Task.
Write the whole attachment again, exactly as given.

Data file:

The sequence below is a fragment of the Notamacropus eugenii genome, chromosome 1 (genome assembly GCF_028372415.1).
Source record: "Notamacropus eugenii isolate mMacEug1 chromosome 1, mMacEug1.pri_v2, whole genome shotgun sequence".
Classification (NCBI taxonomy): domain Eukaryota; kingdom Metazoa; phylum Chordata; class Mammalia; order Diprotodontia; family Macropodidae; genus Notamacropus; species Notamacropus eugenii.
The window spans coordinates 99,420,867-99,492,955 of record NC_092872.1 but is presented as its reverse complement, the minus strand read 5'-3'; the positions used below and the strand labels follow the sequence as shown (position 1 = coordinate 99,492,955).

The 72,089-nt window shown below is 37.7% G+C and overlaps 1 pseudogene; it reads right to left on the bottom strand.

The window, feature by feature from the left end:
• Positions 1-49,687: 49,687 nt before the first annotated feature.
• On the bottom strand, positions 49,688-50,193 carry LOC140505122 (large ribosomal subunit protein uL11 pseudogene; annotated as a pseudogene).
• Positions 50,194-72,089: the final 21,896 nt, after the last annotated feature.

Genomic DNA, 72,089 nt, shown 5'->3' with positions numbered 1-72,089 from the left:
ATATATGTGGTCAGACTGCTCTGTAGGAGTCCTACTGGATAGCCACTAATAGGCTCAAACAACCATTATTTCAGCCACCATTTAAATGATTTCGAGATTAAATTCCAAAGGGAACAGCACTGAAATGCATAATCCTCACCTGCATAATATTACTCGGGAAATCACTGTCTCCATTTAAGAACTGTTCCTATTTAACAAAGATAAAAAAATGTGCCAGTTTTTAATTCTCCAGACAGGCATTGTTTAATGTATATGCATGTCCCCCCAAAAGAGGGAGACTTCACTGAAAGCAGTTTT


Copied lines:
The sequence below is a fragment of the Notamacropus eugenii genome, chromosome 1 (genome assembly GCF_028372415.1).
Source record: "Notamacropus eugenii isolate mMacEug1 chromosome 1, mMacEug1.pri_v2, whole genome shotgun sequence".
Classification (NCBI taxonomy): domain Eukaryota; kingdom Metazoa; phylum Chordata; class Mammalia; order Diprotodontia; family Macropodidae; genus Notamacropus; species Notamacropus eugenii.
The window spans coordinates 99,420,867-99,492,955 of record NC_092872.1 but is presented as its reverse complement, the minus strand read 5'-3'; the positions used below and the strand labels follow the sequence as shown (position 1 = coordinate 99,492,955).

The 72,089-nt window shown below is 37.7% G+C and overlaps 1 pseudogene; it reads right to left on the bottom strand.

The window, feature by feature from the left end:
• Positions 1-49,687: 49,687 nt before the first annotated feature.
• On the bottom strand, positions 49,688-50,193 carry LOC140505122 (large ribosomal subunit protein uL11 pseudogene; annotated as a pseudogene).
• Positions 50,194-72,089: the final 21,896 nt, after the last annotated feature.

Genomic DNA, 72,089 nt, shown 5'->3' with positions numbered 1-72,089 from the left:
ATATATGTGGTCAGACTGCTCTGTAGGAGTCCTACTGGATAGCCACTAATAGGCTCAAACAACCATTATTTCAGCCACCATTTAAATGATTTCGAGATTAAATTCCAAAGGGAACAGCACTGAAATGCATAATCCTCACCTGCATAATATTACTCGGGAAATCACTGTCTCCATTTAAGAACTGTTCCTATTTAACAAAGATAAAAAAATGTGCCAGTTTTTAATTCTCCAGACAGGCATTGTTTAATGTATATGCATGTCCCCCCAAAAGAGGGAGACTTCACTGAAAGCAGTTTT